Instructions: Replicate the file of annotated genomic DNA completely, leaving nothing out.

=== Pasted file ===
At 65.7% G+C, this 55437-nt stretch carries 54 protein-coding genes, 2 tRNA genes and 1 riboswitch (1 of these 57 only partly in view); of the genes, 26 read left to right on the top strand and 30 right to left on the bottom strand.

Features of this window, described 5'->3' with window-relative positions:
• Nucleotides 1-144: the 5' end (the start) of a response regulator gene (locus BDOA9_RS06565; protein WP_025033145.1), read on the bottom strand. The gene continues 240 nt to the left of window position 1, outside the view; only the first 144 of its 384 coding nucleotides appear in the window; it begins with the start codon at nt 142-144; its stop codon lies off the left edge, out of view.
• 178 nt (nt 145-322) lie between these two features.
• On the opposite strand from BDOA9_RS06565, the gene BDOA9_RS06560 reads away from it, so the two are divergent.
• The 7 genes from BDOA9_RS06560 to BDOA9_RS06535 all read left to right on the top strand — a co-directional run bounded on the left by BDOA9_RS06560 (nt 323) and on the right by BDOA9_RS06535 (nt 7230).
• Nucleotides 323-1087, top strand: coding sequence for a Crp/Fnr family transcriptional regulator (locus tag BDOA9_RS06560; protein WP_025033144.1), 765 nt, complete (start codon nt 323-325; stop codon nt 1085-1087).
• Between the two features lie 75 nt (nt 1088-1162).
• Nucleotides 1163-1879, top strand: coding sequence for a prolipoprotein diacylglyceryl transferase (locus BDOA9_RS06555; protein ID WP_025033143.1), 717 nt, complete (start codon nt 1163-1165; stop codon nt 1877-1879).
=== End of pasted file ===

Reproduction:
At 65.7% G+C, this 55437-nt stretch carries 54 protein-coding genes, 2 tRNA genes and 1 riboswitch (1 of these 57 only partly in view); of the genes, 26 read left to right on the top strand and 30 right to left on the bottom strand.

Features of this window, described 5'->3' with window-relative positions:
• Nucleotides 1-144: the 5' end (the start) of a response regulator gene (locus BDOA9_RS06565; protein WP_025033145.1), read on the bottom strand. The gene continues 240 nt to the left of window position 1, outside the view; only the first 144 of its 384 coding nucleotides appear in the window; it begins with the start codon at nt 142-144; its stop codon lies off the left edge, out of view.
• 178 nt (nt 145-322) lie between these two features.
• On the opposite strand from BDOA9_RS06565, the gene BDOA9_RS06560 reads away from it, so the two are divergent.
• The 7 genes from BDOA9_RS06560 to BDOA9_RS06535 all read left to right on the top strand — a co-directional run bounded on the left by BDOA9_RS06560 (nt 323) and on the right by BDOA9_RS06535 (nt 7230).
• Nucleotides 323-1087, top strand: coding sequence for a Crp/Fnr family transcriptional regulator (locus tag BDOA9_RS06560; protein WP_025033144.1), 765 nt, complete (start codon nt 323-325; stop codon nt 1085-1087).
• Between the two features lie 75 nt (nt 1088-1162).
• Nucleotides 1163-1879, top strand: coding sequence for a prolipoprotein diacylglyceryl transferase (locus BDOA9_RS06555; protein ID WP_025033143.1), 717 nt, complete (start codon nt 1163-1165; stop codon nt 1877-1879).